Update: Katie’s next trip to Vanderbilt is scheduled for July and hasn’t been cancelled yet despite COVID-19 due to medical necessity, but we aren’t exactly sure what travel will look like when it already involved extra time scanning 10+ bags of saline and carrying a 35 pound bag of Medical supplies/needle kits/fluids and a bag of 40–something bottle of pills, special security searches for Katie since she’s attached to a machine, Lysol wipes, masks, pre-boarding, Flight Attendant discussions and extra medications and worries as it is.
The virus has also continued to delay her back surgery due to travel (she will be traveling out of state to a more skilled facility in order to see a specialist equipped to handle her unique case) and especially infection fear. Currently, she is completely dependent on using a walker or wheelchair.
She has also recently been faced with the harsh reality that she is too sick to receive the treatments or procedures recommended for her conditions because she is simply too sick and weak due to her conditions. It’s an interesting conundrum that we are both trying to come to terms with and figure out.
Multiple times a year, Katie has to make the trip from Florida to Nashville, Tennessee to go to Vanderbilt University Medical Center. Her team of specialists in Bradenton and at the Cleveland Clinic (who now work hand-in-hand with Vanderbilt to carry out their plans while she is in Florida) both referred her there because it is home to one of only two Dysautonomia Clinics and thankfully
The doctors there accepted her due to the complexity of her medical situation with multiple rare and chronic illnesses as people come from all over the world to seek help and the waiting list. The nurses told us that the waiting list is typically 2.5 years long, but due to the severity of her case, Katie was given her first appointment and was on a plane a month later for a week long trip full of testing (many of which we have never even heard of before! It was an eye-opening visit.) and appointments. A few months later, Katie’s Dysautonomia and Gastroparesis symptoms were progressing and she was fainting (or so we thought) more often so her doctors at Vanderbilt needed her to come back up for more appointments and testing. This time, she was admitted in the hospital for a ten-day EEG where it was discovered that along with fainting from Dysautonomia, she also has two seizure disorders (some of the seizures mimic fainting if you aren’t sure what to look for), and including seeing a multitude of other specialists, having genetic testing, various other procedures, and treatments, we were in Nashville for two and a half weeks. We learned a lot about how to manage Katie’s conditions as best as possible, but along with Katie’s “normal” medical expenses, these very necessary medical trips the Vanderbilt are becoming difficult. Katie doesn’t like to complain, and tries to keep things lighthearted even when she is struggling and worrying (and rightly so to both of those) because she doesn’t like to be a burden or worry others. She shares parts of her medical journey in hopes of helping others in similar situations and to make others not feel as isolated as she often does, but even in that, she very greatly edits what she makes public out of fear of over sharing, losing friends, upsetting others, and being a nuisance.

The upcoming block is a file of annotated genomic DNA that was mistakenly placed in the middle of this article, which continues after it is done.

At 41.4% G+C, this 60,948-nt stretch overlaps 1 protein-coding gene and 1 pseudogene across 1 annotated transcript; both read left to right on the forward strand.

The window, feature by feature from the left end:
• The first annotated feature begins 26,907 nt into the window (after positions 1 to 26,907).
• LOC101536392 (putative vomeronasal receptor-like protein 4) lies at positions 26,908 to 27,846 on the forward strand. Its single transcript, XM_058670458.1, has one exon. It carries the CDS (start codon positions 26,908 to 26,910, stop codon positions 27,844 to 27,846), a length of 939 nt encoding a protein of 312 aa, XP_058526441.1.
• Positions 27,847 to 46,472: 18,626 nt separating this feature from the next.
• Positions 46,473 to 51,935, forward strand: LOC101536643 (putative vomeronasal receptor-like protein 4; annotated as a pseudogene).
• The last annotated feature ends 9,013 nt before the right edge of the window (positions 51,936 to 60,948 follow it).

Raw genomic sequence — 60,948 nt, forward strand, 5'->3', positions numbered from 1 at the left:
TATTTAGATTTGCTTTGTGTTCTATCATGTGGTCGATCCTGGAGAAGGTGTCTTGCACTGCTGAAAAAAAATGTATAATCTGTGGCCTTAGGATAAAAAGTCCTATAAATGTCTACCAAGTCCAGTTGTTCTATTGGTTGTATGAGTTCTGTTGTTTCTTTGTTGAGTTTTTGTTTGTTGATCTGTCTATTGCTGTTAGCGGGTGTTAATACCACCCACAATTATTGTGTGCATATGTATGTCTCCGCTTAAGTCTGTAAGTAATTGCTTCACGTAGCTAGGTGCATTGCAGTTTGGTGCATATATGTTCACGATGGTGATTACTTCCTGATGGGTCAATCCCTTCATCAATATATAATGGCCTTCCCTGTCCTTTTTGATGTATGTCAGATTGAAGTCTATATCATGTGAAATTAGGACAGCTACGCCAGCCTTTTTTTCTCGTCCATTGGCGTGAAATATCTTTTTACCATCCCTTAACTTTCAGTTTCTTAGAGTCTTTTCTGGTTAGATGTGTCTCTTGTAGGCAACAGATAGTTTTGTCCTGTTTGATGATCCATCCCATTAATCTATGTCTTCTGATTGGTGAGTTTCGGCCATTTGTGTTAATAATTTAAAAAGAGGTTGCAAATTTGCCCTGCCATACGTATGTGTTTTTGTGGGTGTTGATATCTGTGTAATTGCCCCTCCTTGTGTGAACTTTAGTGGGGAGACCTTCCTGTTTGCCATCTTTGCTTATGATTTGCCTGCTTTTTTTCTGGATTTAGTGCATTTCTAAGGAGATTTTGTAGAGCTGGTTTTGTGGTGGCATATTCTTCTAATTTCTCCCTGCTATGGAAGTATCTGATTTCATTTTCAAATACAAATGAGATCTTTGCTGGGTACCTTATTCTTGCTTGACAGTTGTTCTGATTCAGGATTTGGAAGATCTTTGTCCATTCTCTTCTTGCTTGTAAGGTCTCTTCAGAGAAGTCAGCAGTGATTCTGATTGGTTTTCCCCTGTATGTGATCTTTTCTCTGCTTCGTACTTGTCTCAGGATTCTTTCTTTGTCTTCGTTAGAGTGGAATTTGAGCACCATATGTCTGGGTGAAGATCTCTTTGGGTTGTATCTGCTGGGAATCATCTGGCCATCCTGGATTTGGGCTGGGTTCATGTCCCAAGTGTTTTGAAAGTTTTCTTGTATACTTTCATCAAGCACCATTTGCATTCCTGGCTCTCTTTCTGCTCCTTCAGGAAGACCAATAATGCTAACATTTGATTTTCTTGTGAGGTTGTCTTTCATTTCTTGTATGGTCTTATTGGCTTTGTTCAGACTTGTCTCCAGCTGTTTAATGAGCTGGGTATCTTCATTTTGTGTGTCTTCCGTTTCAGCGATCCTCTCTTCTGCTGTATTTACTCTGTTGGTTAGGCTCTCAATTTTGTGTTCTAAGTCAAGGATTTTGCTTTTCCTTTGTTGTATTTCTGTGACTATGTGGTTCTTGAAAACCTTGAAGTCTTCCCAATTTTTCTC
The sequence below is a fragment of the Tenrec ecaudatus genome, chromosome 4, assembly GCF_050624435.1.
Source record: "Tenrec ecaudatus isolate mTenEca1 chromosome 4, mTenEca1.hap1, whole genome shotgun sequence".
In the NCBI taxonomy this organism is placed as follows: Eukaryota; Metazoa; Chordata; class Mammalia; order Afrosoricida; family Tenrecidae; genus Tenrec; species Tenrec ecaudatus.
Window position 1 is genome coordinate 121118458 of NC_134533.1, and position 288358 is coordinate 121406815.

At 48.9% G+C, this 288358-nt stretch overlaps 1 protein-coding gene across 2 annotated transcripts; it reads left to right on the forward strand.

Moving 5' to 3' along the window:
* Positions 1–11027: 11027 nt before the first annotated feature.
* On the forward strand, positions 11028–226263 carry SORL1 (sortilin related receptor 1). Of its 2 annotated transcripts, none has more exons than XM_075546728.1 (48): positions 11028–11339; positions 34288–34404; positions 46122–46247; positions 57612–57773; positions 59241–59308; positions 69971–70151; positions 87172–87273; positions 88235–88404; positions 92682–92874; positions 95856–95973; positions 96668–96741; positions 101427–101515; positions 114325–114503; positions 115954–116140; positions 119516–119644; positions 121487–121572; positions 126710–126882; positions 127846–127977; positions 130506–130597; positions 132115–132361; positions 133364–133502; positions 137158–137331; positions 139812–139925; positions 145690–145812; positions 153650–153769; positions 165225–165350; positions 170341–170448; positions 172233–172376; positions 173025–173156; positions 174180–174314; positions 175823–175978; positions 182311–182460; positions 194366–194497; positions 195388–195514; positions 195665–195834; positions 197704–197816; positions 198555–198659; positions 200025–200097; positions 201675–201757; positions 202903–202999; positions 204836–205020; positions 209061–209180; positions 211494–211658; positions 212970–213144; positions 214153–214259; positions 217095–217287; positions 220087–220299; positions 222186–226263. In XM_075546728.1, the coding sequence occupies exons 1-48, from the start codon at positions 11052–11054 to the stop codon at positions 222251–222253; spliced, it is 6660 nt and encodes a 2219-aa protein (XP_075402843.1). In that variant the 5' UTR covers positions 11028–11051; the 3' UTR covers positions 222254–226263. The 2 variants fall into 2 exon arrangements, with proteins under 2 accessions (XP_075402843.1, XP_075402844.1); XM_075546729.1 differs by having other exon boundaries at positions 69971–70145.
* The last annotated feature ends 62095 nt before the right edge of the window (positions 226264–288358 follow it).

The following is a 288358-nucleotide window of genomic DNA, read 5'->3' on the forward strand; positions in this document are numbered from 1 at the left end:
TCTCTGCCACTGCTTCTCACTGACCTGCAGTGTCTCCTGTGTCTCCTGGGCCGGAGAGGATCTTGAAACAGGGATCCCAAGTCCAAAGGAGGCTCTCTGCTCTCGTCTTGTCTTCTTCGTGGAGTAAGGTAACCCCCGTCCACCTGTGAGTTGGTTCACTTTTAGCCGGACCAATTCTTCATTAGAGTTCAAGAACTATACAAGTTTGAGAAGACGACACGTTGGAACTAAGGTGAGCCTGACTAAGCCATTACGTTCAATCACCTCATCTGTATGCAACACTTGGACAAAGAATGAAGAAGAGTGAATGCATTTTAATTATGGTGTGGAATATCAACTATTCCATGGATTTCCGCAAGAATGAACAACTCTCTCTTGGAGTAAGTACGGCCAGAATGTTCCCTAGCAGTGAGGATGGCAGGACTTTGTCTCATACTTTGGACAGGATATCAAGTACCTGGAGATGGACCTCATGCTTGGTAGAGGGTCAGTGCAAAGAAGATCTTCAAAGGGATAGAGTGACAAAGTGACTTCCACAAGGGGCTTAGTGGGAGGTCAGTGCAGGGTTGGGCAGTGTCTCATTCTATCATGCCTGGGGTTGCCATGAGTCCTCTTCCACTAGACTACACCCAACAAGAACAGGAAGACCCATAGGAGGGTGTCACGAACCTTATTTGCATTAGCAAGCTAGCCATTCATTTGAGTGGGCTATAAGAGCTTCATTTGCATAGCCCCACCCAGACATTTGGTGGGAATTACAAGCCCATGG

But at this time, with everything that has unfortunately come at her this past month alone- on top of everything she goes through on a daily basis- because she could use help in traveling to Vanderbilt to see her doctors in January this is just a few of the things that she silently deals with that you might not know in case you would like to help her cause given that it is her birthday and the holiday season.
- She has an IV in her chest 24/7; removed and instantly re-inserted every Monday; the needle is 1.5 inches long
- While having her needle changed Monday, she additionally either has a B-12 injection, a blood transfuion and IVIG (for Hypogammaglobulanemia or essentially lack of an immune system), infusion for Osteoporosis, bloodwork, or Iron/Potassium/calcium infusions.
- She has to wear a mask in public because of her extremely poor immune system as a simple cold or virus could hospitalize her.
- She is attached to an IV pump between 20 and 24 hours a day to help with her Hypovolemia (she has 38.6% less blood than the average person), Gastroparesis (Paralyzed stomach), and Dysautonomia (Central Nervous System Dysfunction)
- She jokingly calls herself a professional patient because she certainly has 4 doctor appointments per week currently but often has more.
- She eats a little bit for muscle memory in hopes for a GP cure/treatment one day, but automatically vomits nearly everything solid
- She has 2 herniated disks and spinal stenosis but isn’t a candidate for surgery because doctors think her bones will just crumble (as evidenced by the extremely slow/poor healing in her two currently broken feet) if they try to fix it and cause paralysis or her Ehlers-Danlos Syndrome will prevent healing and cause an infection in her spinal cord.
- She faints or has seizures almost daily and once they happen they tend to come in clusters.
- She was diagnosed as legally blind due to Uveitis (Arthritis of the eyes) and secondary diseases and thus undergoing placental membrane transplant surgeries to regain her eyesight.
Her medical team at Vanderbilt have truly saved Katie’s life as well as preserved her quality of life and they keep coming up with new ideas and treatment options for her continuing care.
If you would like to help donate to Katie’s travel funds to get to Vanderbilt Medical, please know that we are more thankful than you know and truly any amount helps and we are very grateful for it.
- Elizabeth Anderson
- Wayne Welsh